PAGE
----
A recent 2020 report by the State Inspector’s Service, a body that monitors personal data processing and probes into abuse of power, said the agency lacks effective legal instruments to investigate crimes committed by law enforcement bodies.
Noting that it needs an authorization from the Prosecutor’s Office for various investigation activities, including questioning witnesses, the State Inspector’s Service said this “dependence” on prosecutorial permits hinders effective probing. In this context, the State Inspector recalled that the Prosecutor’s Office rejected its quest to initiate a criminal prosecution into one of the cases despite presenting a “well-substantiated suspicion.”
The report also found it problematic that prosecutors have 72 hours to consider the State Inspector’s requests, which can delay probes and pose a risk of the evidence being destroyed. The document further noted that receiving authorization for an investigation may take up to eight days, another risk with regard to evidence tampering.
The report also deemed it problematic for the Inspector-led probes that there are overlapping offences in the Criminal Code. For instance, the State Inspector said, overlapping between Article 333b (abuse of power by violence or a weapon) and 144 (3) (involving humiliation or inhuman treatment) hinders the process of correctly qualifying crimes.
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In a lengthy report, the State Inspector also highlighted shortcomings in the personal data processing, noting that various law enforcement bodies lack a streamlined policy on video surveillance. It said relevant guidance on storing, accessing and processing the recordings vary not only from agency to agency, but also within different divisions of the same agencies.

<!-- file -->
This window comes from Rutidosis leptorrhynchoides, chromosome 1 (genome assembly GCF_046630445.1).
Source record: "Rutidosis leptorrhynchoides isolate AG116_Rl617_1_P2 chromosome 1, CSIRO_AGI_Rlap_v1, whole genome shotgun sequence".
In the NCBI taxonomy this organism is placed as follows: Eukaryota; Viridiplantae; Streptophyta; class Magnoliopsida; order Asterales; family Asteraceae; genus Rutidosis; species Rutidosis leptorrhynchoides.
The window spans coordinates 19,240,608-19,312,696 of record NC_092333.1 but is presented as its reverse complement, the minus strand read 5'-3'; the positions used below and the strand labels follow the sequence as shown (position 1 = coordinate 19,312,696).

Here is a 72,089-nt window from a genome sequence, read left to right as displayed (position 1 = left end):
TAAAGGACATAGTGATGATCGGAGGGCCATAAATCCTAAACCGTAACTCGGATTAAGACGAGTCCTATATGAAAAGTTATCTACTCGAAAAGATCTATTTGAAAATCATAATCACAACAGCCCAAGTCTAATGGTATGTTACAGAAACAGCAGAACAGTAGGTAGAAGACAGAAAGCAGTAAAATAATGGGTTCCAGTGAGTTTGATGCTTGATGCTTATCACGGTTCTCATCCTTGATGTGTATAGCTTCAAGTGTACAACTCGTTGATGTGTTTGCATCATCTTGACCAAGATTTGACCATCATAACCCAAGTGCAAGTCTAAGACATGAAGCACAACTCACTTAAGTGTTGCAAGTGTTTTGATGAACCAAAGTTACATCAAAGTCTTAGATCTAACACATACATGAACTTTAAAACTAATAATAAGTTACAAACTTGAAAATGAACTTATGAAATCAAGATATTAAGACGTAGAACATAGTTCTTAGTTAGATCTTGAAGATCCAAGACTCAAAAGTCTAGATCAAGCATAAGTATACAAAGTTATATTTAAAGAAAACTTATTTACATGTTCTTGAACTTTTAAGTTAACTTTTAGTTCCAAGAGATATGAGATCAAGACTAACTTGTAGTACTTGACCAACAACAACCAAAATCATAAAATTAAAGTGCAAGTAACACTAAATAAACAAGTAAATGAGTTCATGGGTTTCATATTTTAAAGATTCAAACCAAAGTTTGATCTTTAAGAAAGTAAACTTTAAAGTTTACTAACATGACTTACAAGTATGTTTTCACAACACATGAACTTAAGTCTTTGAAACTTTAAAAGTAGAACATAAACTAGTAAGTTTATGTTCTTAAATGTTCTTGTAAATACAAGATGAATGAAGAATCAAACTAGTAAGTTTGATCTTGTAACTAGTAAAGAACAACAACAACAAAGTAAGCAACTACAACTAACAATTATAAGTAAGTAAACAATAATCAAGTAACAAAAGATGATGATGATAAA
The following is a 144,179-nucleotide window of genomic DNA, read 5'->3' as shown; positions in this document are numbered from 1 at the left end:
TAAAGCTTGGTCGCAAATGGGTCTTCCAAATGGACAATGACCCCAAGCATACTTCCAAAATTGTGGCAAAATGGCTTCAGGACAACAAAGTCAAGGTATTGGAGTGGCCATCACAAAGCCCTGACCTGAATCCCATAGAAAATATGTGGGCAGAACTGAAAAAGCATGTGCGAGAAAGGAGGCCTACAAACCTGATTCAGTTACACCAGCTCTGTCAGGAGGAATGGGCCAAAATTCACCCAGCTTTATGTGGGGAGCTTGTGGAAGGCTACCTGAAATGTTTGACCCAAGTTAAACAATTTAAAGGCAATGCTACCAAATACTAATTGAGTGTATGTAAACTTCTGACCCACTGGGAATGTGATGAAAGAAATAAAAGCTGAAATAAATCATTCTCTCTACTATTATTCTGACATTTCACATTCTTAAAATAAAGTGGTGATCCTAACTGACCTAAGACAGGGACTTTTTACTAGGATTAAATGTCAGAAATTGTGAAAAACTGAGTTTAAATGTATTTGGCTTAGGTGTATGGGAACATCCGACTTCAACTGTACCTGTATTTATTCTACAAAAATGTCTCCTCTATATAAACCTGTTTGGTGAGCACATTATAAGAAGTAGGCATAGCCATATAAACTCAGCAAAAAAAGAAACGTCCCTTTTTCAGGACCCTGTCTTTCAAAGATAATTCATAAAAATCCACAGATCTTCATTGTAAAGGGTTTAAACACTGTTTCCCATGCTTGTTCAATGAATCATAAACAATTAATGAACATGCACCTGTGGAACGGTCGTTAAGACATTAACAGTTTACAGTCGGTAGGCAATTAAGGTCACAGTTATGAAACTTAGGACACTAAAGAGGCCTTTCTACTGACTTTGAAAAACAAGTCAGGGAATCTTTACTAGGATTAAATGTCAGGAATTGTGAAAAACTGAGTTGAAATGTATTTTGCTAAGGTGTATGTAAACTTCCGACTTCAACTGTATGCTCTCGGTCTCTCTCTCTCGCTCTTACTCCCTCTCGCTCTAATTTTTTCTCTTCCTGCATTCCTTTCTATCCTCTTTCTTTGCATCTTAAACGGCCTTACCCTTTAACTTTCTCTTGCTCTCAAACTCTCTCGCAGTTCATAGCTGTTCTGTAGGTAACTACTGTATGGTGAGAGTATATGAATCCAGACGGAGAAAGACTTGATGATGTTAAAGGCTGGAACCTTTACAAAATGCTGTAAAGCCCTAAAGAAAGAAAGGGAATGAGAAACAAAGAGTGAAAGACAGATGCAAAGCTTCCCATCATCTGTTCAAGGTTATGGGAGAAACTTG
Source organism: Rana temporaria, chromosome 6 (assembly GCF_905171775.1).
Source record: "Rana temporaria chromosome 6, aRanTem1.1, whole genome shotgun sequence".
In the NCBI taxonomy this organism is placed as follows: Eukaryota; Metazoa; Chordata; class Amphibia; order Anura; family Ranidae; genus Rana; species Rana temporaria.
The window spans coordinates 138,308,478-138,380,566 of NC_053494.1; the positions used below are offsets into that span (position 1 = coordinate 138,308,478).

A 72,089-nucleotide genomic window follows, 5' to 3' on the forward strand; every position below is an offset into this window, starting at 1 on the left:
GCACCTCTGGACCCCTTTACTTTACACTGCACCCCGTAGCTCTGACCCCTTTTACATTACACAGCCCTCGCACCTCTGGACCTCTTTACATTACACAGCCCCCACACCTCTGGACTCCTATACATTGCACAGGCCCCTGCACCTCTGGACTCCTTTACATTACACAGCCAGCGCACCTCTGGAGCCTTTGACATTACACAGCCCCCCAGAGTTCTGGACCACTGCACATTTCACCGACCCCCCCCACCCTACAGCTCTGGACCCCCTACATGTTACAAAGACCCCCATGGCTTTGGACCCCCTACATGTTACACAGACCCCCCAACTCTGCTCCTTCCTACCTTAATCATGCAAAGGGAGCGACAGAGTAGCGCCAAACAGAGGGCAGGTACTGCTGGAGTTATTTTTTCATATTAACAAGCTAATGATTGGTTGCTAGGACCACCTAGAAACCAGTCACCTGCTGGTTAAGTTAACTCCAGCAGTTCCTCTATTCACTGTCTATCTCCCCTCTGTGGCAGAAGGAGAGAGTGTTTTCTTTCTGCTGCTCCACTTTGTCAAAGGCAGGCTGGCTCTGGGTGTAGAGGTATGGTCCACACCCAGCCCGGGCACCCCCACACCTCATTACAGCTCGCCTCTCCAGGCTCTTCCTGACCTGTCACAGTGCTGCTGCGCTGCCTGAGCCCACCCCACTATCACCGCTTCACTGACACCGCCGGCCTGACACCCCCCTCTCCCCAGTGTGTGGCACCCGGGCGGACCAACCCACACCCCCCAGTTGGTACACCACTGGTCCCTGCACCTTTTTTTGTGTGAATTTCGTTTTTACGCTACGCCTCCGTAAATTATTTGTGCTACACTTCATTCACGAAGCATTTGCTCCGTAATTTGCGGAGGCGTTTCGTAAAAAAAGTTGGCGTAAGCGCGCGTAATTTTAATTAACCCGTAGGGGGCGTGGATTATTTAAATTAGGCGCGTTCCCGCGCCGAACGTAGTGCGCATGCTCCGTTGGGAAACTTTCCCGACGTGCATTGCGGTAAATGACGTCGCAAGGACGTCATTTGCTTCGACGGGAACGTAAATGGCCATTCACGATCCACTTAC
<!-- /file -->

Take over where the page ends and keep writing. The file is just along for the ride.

In this regard, the State Inspector observed that the group of persons eligible to access these footages are often “not defined” stringently, while several people use the same “user” on the surveillance equipment, making it impossible to find out who accessed the devices. The State Inspector also said, that law enforcement agencies often do not keep track of who viewed, downloaded, or deleted such data either.
The report also touched upon wiretapping practices in the country, noting that the number of relevant Court permits decreased in 2020, but the number of phones monitored rose as “court ruling often warrant covert tapping and recording of more than one phone user.” The agency said in its authority it suspended the wiretapping in 116 cases, citing inaccuracies in the prosecution’s decrees or the failure to present relevant Court warrants to the Inspector timely.
The report also included investigations into police abusing their power, also law enforcement bodies releasing personal information or video recordings to the public.
The State Inspector said the Interior Ministry insufficiently cooperates with it over providing video-footages. It said patrol police bodycam footage was provided only in 41% of its investigations, while the figure for footages from police divisions stood at 48%. In comparison, video-footage provision figures stand at 87% for the penitentiary and private entities, according to the report.
The State Inspector’s Service also studied the disrespect of private data by the law enforcement bodies during the year. It noted, for instance, that Justice Ministry released a video of the Public Defender representative’s visit to prison without blurring the faces of persons involved. While seeing the incident may have been important for public to make conclusions, there was no need to reveal the identity of the person involved, the State Inspector said.